As TechLaunch Takes Applications for Third Cohort, Past Class Discusses Accelerator’s Value

Photo: SeekChange pitching at the most recent TechLaunch Demo Day. Now the accelerator is open for new applicants. Photo Credit: Mike Peters/Montclair State University
SeekChange pitching at the most recent TechLaunch Demo Day. Now the accelerator is open for new applicants. | Mike Peters/Montclair State University

As TechLaunch begins taking applications for its third class of startups, is reminded of some interviews we did with the second class of companies to graduate from the New Jersey tech accelerator.

TechLaunch was founded by Mario Casabona in collaboration with the New Jersey Economic Development Authority (EDA). So far 19 companies, many of which have stayed in the Garden State, have been nurtured by the accelerator.

Some startup founders may wonder why it’s important to join an accelerator. Perhaps it’s not essential if you want a lifestyle company, are certain of your direction or are a serial entrepreneur who has already grown a successful business.

But if you are a team with a dream but little business knowledge and you expect your idea to make it big, going through the accelerator process can provide you the tools to make investors want to write you a check.

The second TechLaunch founder class talked to us about the value of its TechLaunch experience in specific terms. Most participants had found the mentoring, workshops and business coaching to help them take their company to the next level. asked the founders which single aspect of the 16-week LaunchPad educational boot camp they had attended was the most valuable to them or to their company, and why. Their answers follow.

Hazarai CEO Ian Griggs was very enthusiastic about his TechLaunch experience. He noted, “Definitely, being in such a positive and collaborative environment every day really helps make things happen. We like to say that in this little ‘Startup University’ that is TechLaunch, we have the best “R.A.” in the executive director, Travis Kahn.

In fact, added Griggs, “Many of his [Kahn’s] suggestions have found their way into what we’re doing today vs. when we first started the program. Plus, the access we had to the mentors is unbelievable. Having the ability to work with people like Mary Howard and Rob Ripp on a weekly basis, get executive coaching from Michael Hamilton or just to be able to pick up the phone and call Aaron Mandelbaum no matter how late … there really is no way to put a value on that.”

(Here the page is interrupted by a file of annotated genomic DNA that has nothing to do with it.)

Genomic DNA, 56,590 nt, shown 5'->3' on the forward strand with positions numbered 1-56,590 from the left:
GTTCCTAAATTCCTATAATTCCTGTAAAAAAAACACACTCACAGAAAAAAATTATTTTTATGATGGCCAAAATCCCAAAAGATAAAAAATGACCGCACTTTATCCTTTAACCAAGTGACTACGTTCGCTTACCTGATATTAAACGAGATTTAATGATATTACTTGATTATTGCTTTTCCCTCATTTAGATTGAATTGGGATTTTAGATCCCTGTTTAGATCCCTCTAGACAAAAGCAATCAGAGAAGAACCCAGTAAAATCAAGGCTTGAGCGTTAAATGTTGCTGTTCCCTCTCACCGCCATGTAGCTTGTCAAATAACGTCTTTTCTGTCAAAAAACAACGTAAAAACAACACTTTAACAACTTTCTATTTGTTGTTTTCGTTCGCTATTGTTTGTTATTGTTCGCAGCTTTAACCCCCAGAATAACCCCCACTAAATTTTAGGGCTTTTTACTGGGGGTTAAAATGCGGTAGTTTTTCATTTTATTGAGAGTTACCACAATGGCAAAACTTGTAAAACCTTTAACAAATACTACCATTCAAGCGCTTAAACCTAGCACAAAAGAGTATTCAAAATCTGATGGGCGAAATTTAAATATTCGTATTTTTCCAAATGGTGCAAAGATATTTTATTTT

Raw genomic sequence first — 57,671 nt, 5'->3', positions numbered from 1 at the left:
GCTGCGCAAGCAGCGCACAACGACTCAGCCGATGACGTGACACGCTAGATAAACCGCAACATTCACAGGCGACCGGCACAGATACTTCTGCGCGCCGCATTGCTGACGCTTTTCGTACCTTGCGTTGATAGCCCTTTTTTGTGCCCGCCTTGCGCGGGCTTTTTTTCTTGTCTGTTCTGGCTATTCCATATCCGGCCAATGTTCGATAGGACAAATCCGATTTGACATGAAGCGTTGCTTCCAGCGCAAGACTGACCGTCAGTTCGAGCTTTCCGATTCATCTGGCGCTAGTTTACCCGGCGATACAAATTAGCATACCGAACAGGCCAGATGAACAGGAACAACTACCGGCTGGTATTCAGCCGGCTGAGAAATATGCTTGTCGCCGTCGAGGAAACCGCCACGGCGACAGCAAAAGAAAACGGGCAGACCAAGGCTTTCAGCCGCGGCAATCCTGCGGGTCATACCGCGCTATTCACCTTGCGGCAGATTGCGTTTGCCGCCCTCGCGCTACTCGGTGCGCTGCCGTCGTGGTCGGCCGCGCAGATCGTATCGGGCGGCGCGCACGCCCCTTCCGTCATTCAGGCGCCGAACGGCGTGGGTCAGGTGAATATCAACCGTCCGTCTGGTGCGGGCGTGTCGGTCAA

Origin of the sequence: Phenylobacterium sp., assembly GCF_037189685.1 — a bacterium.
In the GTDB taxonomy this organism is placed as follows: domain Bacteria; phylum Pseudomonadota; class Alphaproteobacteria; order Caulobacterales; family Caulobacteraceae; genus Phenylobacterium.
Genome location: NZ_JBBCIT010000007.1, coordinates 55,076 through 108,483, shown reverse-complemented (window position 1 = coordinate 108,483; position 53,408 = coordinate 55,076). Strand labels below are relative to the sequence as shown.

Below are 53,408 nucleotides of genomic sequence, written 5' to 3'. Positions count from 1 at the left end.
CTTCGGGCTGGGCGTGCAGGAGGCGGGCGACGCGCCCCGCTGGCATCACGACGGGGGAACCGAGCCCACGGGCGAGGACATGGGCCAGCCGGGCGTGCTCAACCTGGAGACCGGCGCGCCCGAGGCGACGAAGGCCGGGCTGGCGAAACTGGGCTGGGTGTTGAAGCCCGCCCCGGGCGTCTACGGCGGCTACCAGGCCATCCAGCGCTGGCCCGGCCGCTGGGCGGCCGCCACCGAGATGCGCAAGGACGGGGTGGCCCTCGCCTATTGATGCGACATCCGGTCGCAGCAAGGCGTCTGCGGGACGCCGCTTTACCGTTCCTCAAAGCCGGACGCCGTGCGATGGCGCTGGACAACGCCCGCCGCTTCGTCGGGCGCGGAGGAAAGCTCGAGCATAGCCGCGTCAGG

30 Second Showcase received its most valuable information during the business-training course portion of the accelerator. “Mary Howard gave us all the inside information … we need to know as entrepreneurs and what investors want to hear from team members. To us it felt like a crash course MBA, giving us a better understanding of our company as a whole,” cofounder James Kaiser said.

Invidio cofounder Joe Scola said that for him, community was the most important aspect: “Essentially, this can be broken down into connections and feedback from both peers and experienced professionals.

“This has been crucial in all areas of our business and has helped to accelerate our development. From strategy to education, pitch decks and materials, there’s an ongoing refinement in a startup that benefits greatly from a constant feedback loop. The community at TechLaunch has provided just that,” Scola added.

Caktus CEO Panu Keski-Pukkila was thinking of other kinds of networking and connections when he answered the question.

“Our main market is here in the U.S., and it is of utmost importance to have a network of people here who can help us get further connected. During the program we noticed the huge difference between trying to cold-contact people and getting an introduction. Relationships really make the world go ’round.” 

According to SeekChange cofounder Nicole Letelier, being there to see, experience and learn from the teams as they pivoted and changed; the knowledge gained from the deep focus that the TechLaunch structure provided; and the mentors’ guidance were the most valuable aspects of her accelerator experience.

Speaking for BeautyStat, CEO Ron Robinson said, “The most valuable part of the program for us was learning to optimize our revenue model so that we can scale the business faster.”

Harry Abrahamsen, CEO of ProspectPredict, added that the educational format and delivery of information helped prepare his team to speak to potential investors.

The most valuable aspect of the accelerator for Inbox was the weekly pitch nights. “The pitch nights are valuable interim milestones that really challenged us to think about what matters most from a business/opportunity perspective,” CEO Maher Janajri said.

And ShareWatts CEO, Sameer Pai, replied, “The initial ‘throw you in the deep end’ approach and subsequent mentorship we received from LauchPad was most valuable in the formation of the company and the eventual development of a business plan and product prototypes.”

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